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Maryam

  • compiled by Jeffrey Overstreet Copyright Christianity Today International
  • 2002 1 Jan
  • COMMENTS
Maryam

from Film Forum, 03/21/02

Cummings also highlights Maryam, perhaps the most intelligent film about a teenager to come to the big screen in a long time. While most teens are in line for American Pie 2, "Maryam," says Cummings, "is a breath of fresh air."

Maryam (Mariam Parris) is an Iranian teenager living in New York, trying to deal with conflicting thoughts during the events of 1979, as the U.S. gives refuge to the former shah of Iran and holds its breath while Islamic militants hold Americans hostage.

"The film demonstrates the way religious beliefs can both inspire and constrain individuals," Cummings explains. "Despite its unassuming style, the film has important things to say to Americans about Iranian American life and the way patriotism can often become a form of intimidation—a good perspective to remember during current events. It's a thoughtful film, especially for teenagers, that should not be missed by families seeking accessible, well-crafted movies for discussion."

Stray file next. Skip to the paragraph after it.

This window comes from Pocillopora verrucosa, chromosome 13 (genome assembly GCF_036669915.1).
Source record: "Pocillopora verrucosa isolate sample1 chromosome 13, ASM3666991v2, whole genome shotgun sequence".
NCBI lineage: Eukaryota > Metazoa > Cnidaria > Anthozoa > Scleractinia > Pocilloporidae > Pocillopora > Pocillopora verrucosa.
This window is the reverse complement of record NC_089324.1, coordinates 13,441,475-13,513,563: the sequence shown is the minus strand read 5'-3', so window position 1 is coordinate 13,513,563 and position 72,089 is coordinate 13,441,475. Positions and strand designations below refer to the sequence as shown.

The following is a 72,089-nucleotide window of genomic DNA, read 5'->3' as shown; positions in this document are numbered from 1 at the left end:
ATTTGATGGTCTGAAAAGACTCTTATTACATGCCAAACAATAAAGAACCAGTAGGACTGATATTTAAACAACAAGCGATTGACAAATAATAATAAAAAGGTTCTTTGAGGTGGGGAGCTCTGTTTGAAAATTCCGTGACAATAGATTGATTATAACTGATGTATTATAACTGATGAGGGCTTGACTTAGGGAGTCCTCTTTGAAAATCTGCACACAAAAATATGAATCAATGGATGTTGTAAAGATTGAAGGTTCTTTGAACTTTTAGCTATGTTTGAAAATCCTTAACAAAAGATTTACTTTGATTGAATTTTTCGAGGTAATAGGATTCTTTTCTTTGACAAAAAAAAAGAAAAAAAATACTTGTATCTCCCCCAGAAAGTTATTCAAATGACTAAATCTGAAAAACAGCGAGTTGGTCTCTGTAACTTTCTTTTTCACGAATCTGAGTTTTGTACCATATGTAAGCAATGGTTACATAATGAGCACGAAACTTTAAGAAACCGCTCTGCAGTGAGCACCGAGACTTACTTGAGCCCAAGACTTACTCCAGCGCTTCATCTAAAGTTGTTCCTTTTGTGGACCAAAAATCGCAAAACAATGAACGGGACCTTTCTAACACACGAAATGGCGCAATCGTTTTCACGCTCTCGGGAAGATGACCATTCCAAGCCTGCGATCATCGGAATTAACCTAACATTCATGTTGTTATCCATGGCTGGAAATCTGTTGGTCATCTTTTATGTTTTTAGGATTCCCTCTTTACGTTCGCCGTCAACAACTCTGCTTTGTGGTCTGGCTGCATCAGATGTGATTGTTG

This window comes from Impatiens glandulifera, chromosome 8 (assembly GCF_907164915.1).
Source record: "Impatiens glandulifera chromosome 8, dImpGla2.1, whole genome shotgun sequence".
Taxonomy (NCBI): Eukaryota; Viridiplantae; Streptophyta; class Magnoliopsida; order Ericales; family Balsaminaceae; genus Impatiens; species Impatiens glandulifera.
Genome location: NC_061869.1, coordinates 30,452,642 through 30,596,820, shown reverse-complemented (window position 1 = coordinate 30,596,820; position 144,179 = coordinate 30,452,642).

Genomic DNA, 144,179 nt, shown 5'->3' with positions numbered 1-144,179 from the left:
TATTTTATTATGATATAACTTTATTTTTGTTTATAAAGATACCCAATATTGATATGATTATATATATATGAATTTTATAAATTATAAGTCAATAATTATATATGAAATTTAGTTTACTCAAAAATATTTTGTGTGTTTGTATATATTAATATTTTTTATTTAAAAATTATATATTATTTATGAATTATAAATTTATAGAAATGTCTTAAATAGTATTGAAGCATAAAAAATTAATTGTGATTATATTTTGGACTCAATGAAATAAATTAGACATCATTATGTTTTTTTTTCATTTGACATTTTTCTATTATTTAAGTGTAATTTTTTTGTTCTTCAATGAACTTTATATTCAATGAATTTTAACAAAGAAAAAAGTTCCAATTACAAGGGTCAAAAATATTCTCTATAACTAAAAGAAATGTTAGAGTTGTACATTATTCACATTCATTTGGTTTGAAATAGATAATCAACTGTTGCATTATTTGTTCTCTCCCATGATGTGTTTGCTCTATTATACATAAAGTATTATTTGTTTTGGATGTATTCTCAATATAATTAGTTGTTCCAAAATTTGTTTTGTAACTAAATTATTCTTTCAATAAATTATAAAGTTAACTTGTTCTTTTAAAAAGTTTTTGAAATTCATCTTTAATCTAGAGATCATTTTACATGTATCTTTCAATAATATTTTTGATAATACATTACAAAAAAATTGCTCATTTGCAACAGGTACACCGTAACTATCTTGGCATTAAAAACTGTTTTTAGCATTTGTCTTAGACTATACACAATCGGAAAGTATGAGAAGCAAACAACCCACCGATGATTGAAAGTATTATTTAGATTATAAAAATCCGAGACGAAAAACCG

Mainstream critics are starting to carry the torch as well. Andrew O'Hehir (Salon.com) writes, "This movie may not have the highest production values you've ever seen, but it's the work of an artist, one whose view of America, history and the awkwardness of human life is generous and deep."

from Film Forum, 04/25/02

One recently acclaimed foreign title underlines the problem of the American media's misrepresentation of Arab peoples—the recent American-made film Maryam, directed by Ramin Serry. Set during the Iran hostage crisis, the film offers the perspective of an Iranian American teen who must deal with the news, the negative stereotypes, and conflicting sympathies.

Doug Cummings praises Maryam: "In many ways, the film speaks to historical questions of identity that surely confront many Iranians, both in America and abroad. If the film highlights one of the major world events of modern times and its impact on American culture, it inevitably asks the question Where have we come since? Despite its unassuming style, the film has important things to say to Americans about Iranian American life and the way patriotism can often become a form of intimidation—a good perspective to remember during current events. It's a thoughtful film, especially for teenagers, that should not be missed by families seeking accessible, well-crafted movies for discussion."

To read an interview with Ramin Serry, visit Iranian.com.


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